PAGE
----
Mention spouse @ the school in PS

CurseTheseFactorsOf2
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Mention spouse @ the school in PS

Postby CurseTheseFactorsOf2 » Wed Oct 19, 2011 2:21 pm

Thoughts on somehow integrating the information that your spouse is currently a doctoral student at the university you're applying to? Spouse is year 1 PhD Statistics, application is for PhD Physics.

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midwestphysics
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Re: Mention spouse @ the school in PS

Postby midwestphysics » Wed Oct 19, 2011 4:32 pm

Not very much as I would avoid it , in fact If I were a prof I'd look at it this way. The spouse is already ahead of this student in terms of study, I'd imagine a statistics phd is probably shorter if at the most the same amount of time. So, if the spouse graduates first, what if a job offer would require relocation? Will the student stay? I actually think the two-body situation is a deterrent to some, it's complicates the arrangement.

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grae313
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Re: Mention spouse @ the school in PS

Postby grae313 » Wed Oct 19, 2011 6:03 pm

I remember a post from admissionsprof saying that they do take these sorts of things into consideration, and I don't necessarily think it would have a negative impact. I think professors respect the two body problem, and having an applicant's spouse there does give the applicant a good reason to be very serious about attending the school. I'm not sure the application essay is the best place for it though -- I personally might elect to call the admissions secretary and explain the situation so that he/she could make a note in my file for reviewers, were I in this situation. It may not make any difference at all but I don't think it would hurt.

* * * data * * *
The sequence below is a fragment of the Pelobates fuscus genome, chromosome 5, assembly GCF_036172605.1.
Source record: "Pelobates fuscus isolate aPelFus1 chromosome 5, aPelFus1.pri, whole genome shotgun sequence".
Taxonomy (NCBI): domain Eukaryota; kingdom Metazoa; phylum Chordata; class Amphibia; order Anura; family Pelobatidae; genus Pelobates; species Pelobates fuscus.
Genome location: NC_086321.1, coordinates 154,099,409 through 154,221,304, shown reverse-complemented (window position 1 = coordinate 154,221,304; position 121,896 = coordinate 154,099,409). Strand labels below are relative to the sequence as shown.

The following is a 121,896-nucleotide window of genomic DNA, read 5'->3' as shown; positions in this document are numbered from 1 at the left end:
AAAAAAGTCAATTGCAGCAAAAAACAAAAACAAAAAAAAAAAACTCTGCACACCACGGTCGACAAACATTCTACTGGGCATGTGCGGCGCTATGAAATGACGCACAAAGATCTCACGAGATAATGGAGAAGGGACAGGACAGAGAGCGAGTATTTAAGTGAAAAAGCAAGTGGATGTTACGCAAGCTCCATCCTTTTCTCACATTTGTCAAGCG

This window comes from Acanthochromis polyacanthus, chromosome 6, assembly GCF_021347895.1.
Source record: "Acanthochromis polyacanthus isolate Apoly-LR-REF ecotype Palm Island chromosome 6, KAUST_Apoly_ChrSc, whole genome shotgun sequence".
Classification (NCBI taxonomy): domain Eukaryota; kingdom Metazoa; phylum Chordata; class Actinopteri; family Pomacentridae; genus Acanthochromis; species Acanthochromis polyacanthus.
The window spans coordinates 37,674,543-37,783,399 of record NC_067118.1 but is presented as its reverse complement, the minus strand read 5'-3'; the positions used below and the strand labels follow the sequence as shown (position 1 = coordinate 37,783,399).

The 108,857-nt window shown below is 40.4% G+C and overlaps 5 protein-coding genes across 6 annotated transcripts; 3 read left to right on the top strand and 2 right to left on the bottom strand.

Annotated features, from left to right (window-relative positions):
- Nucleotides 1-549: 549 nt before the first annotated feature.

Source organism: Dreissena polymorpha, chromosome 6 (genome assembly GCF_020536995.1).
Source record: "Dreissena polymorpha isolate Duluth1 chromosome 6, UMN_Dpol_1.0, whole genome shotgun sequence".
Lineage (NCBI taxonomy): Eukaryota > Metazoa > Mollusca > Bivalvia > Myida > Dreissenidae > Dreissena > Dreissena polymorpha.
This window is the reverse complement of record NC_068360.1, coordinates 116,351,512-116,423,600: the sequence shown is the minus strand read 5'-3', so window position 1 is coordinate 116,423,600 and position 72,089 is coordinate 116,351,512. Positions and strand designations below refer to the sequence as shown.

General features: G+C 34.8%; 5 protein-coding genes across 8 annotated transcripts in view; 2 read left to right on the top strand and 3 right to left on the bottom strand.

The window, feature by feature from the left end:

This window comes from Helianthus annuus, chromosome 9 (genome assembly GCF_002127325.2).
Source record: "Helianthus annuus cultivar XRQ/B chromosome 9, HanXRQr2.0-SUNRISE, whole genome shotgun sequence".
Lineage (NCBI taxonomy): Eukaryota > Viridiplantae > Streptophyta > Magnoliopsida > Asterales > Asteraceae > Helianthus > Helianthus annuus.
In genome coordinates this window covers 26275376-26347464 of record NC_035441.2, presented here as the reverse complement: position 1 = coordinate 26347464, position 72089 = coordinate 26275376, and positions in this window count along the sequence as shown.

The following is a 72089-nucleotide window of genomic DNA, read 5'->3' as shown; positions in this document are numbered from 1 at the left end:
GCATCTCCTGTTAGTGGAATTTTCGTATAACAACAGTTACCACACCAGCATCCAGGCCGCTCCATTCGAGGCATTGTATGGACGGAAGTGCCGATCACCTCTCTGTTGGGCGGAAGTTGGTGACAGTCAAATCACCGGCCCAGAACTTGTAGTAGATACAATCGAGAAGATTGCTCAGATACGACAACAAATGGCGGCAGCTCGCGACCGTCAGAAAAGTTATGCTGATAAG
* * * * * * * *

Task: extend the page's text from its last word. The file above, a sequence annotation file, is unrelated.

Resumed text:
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HappyQuark
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Re: Mention spouse @ the school in PS

Postby HappyQuark » Wed Oct 19, 2011 6:31 pm

CurseTheseFactorsOf2 wrote:Thoughts on somehow integrating the information that your spouse is currently a doctoral student at the university you're applying to? Spouse is year 1 PhD Statistics, application is for PhD Physics.


The short, and probably most honest, answer to this question is we don't know. There is no clear advantage or disadvantage to the two body problem from the perspective of the school. What does exist, however, are perceived advantages or disadvantages and that seems to change based on who you ask.

For example
Pros:
> If you are a strong candidate, the school can make you an offer and be relatively certain you will accept their offer over all others.
> You are unlikely to try to transfer once you are in.

Cons:
> Being married leaves less time for studying and time spent in the lab.
> As mentioned before, if you and your spouse are on different time lines, you might be more inclined to transfer or settle with a Master's

Ultimately, it will come down to whether or not the professor reviewing your application feels that your relationship will be a hinderance or an advantage to the department. In my opinion, unless you are a strong candidate and the school will be very likely to make an offer, I'd leave the info about your spouse off.

CurseTheseFactorsOf2
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Joined: Wed Mar 16, 2011 7:57 pm

Re: Mention spouse @ the school in PS

Postby CurseTheseFactorsOf2 » Wed Oct 19, 2011 6:40 pm

Thanks for sounding off you guys, the different perspectives are much appreciated. I will probably leave the spouse info out.